United States District Court, S.D. Illinois
MEMORANDUM AND ORDER
R. Herndon UNITED STATES DISTRICT JUDGE
Jason Street, an inmate who is currently incarcerated at
Shawnee Correctional Center (“Shawnee”), brings
the instant civil rights action pursuant to 42 U.S.C. §
1983. (Doc. 1). In the Complaint, Plaintiff claims that he
has been denied adequate medical care for progressive vision
loss associated with a right eye cataract, glaucoma, and
keratoconus for more than two years at Shawnee. (Doc. 1, pp.
6-19). Plaintiff brings claims against the defendants under
the Eighth Amendment. Id. He seeks money damages and
a preliminary injunction. (Doc. 1, p. 19).
Complaint is now subject to preliminary review under 28
U.S.C. § 1915A, which provides:
(a) Screening - The court shall review, before docketing, if
feasible or, in any event, as soon as practicable after
docketing, a complaint in a civil action in which a prisoner
seeks redress from a governmental entity or officer or
employee of a governmental entity.
(b) Grounds for Dismissal - On review, the court shall
identify cognizable claims or dismiss the complaint, or any
portion of the complaint, if the complaint-
(1) is frivolous, malicious, or fails to state a claim on
which relief may be granted; or
(2) seeks monetary relief from a defendant who is immune from
action or claim is frivolous if “it lacks an arguable
basis either in law or in fact.” Neitzke v.
Williams, 490 U.S. 319, 325 (1989). Frivolousness is an
objective standard that refers to a claim that any reasonable
person would find meritless. Lee v. Clinton, 209
F.3d 1025, 1026-27 (7th Cir. 2000). An action fails to state
a claim upon which relief can be granted if it does not plead
“enough facts to state a claim to relief that is
plausible on its face.” Bell Atlantic Corp. v.
Twombly, 550 U.S. 544, 570 (2007). The claim of
entitlement to relief must cross “the line between
possibility and plausibility.” Id. at 557. At
this juncture, the factual allegations of the pro se
complaint are to be liberally construed. See
Rodriguez v. Plymouth Ambulance Serv., 577 F.3d 816,
821 (7th Cir. 2009). The Complaint survives screening under
to the allegations in the Complaint, Plaintiff suffers from a
right eye cataract and glaucoma. (Doc. 1, p. 6). Doctor Els,
an eye doctor at Shawnee, diagnosed him with these conditions
in January 2015. Id. At the time, the doctor
indicated that Plaintiff was “going blind, ” and
there was “no possible chance” of correcting his
right eye vision loss. Id.
later learned that Doctor Els' opinion was incorrect and
merely reflected the policy of his employer, Wexford Health
Sources, Inc. (Doc. 1, p. 6). According to the Complaint,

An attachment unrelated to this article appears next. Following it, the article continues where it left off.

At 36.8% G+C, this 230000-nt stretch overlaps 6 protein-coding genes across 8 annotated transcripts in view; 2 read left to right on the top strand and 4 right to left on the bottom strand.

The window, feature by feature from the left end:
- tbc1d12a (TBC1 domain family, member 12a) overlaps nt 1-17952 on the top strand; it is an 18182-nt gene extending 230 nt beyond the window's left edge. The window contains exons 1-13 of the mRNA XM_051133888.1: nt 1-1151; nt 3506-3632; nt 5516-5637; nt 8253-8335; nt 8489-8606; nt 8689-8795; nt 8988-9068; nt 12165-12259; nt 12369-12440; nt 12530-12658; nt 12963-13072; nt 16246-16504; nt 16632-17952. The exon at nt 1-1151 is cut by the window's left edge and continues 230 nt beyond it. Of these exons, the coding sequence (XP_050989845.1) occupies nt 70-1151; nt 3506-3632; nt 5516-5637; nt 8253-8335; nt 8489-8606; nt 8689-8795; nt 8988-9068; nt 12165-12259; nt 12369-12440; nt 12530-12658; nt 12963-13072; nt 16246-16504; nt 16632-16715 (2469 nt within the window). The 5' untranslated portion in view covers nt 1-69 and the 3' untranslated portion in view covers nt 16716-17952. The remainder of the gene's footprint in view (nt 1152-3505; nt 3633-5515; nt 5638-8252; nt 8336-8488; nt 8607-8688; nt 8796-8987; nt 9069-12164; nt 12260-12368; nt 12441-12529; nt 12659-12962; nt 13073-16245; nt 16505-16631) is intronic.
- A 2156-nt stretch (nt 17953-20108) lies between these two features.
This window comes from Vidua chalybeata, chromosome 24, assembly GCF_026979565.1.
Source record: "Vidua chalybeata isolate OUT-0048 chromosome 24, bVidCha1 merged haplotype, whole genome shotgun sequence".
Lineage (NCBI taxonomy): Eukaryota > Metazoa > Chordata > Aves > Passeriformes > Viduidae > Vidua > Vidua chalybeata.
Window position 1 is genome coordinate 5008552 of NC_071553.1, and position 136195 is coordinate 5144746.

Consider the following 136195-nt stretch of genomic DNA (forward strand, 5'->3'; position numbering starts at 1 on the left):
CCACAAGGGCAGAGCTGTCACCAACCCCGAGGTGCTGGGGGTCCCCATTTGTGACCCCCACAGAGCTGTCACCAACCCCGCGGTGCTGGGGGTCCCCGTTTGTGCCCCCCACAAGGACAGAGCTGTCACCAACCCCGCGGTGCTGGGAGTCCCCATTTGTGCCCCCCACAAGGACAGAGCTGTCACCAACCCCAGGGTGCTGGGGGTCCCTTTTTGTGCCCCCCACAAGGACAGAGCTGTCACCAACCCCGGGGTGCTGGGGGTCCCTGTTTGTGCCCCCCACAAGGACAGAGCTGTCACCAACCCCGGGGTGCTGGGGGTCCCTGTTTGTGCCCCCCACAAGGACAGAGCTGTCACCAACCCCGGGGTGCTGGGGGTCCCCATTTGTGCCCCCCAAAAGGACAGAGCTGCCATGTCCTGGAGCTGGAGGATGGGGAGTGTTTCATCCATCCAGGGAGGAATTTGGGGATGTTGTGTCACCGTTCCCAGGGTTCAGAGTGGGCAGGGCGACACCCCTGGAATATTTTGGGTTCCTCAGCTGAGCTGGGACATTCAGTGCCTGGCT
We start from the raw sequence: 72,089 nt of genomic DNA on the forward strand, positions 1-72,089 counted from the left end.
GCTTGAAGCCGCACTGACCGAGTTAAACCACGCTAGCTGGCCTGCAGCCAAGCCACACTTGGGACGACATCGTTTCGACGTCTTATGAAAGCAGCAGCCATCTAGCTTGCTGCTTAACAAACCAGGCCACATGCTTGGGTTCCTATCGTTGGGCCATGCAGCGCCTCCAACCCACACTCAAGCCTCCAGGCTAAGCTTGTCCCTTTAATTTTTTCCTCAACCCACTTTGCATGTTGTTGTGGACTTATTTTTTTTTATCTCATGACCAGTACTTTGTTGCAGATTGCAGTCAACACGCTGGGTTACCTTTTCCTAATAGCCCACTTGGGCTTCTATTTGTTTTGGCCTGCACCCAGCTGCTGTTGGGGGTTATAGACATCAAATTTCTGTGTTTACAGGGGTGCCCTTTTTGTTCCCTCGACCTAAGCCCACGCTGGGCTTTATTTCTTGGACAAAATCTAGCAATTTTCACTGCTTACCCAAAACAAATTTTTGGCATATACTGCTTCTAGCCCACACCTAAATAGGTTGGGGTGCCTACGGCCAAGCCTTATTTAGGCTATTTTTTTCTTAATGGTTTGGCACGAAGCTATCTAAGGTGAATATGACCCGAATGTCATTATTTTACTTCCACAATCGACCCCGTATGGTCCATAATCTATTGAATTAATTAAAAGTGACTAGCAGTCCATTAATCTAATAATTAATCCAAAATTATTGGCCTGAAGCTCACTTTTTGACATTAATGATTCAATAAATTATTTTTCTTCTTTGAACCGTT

Wexford has a longstanding policy of denying eye surgery to
any prisoner who has “one good eye.” (Doc. 1, pp.
6, 18-19). In other words, the private medical corporation
will not approve surgery until a prisoner is blind in both
eyes. Id. Doctor Els was aware of this policy when
he told Plaintiff that surgery would not benefit him on
January 8, 2015. (Doc. 1, pp. 6-8). Plaintiff's vision
subsequently deteriorated. (Doc. 1, p. 7).
February 2016, Plaintiff met with a different prison eye
doctor named Doctor Brummel. (Doc. 1, p. 7). Doctor Brummel
told Plaintiff that there was “a chance” that
vision could be restored in his right eye by surgically
removing the cataract and glaucoma. Id. However, the
delay in surgical treatment foreclosed the option.
Id. A corneal transplant was the only remaining
option for restoring vision in Plaintiff's right eye.
March 17, 2016, Plaintiff met with Doctor Umana at Marion Eye
Center to discuss his progressive vision loss. (Doc. 1, p.
8). Doctor Umana diagnosed him with keratoconus, a slowly
progressive ectasia of the cornea that is usually bilateral.
Id. The condition necessitates frequent changes in
eyeglass prescriptions due to changes in the shape of the
cornea. Id. Contact lenses “may provide better
visual correction” in patients with this condition and
are often tried when eyeglasses are not satisfactory.
Id. A corneal transplant is indicated when contact
lenses also fail to improve vision, when contacts are not
tolerated by the patient, or when corneal scarring occurs.
was fitted with contact lenses five different times, and four
of them did not work. (Doc. 1, p. 8). The fifth also stopped
working, after the right eye lens began causing pain,
discomfort, and scarring. (Doc. 1, p. 9). Doctor Brummel
referred Plaintiff to Doctor Fix at the Marion Eye Clinic for
further evaluation on seven or eight separate occasions.
Id. Each appointment yielded the same results,
i.e., a recommendation for a corneal transplant.
Id. Doctor Umana requested authorization for a
contact lens/evaluation before referring Plaintiff for the
the recommendations of these two outside providers, Doctor
Brummel “never request[ed] surgery, ” telling
Plaintiff that Wexford would not pay for it. Id.
Instead, Doctor Brummel continued sending Plaintiff to Doctor
Fix for new contact lenses, knowing that they would not help
him. (Doc. 1, pp. 10-11). Doctor Brummel allegedly acted
pursuant to the same unconstitutional policy espoused by
Wexford of denying surgery in prisoners who have “one
good eye.” (Doc. 1, pp. 9-11).
Alfonso David, the medical director at Shawnee, was also
directly involved in Plaintiff's treatment. (Doc. 1, p.
12). Doctor David, along with Doctor Brummel, approved the
outside referral and lenses instead of surgery because of
Wexford's policy. Id. Doctor David's
decision was motivated by costs concerns. ...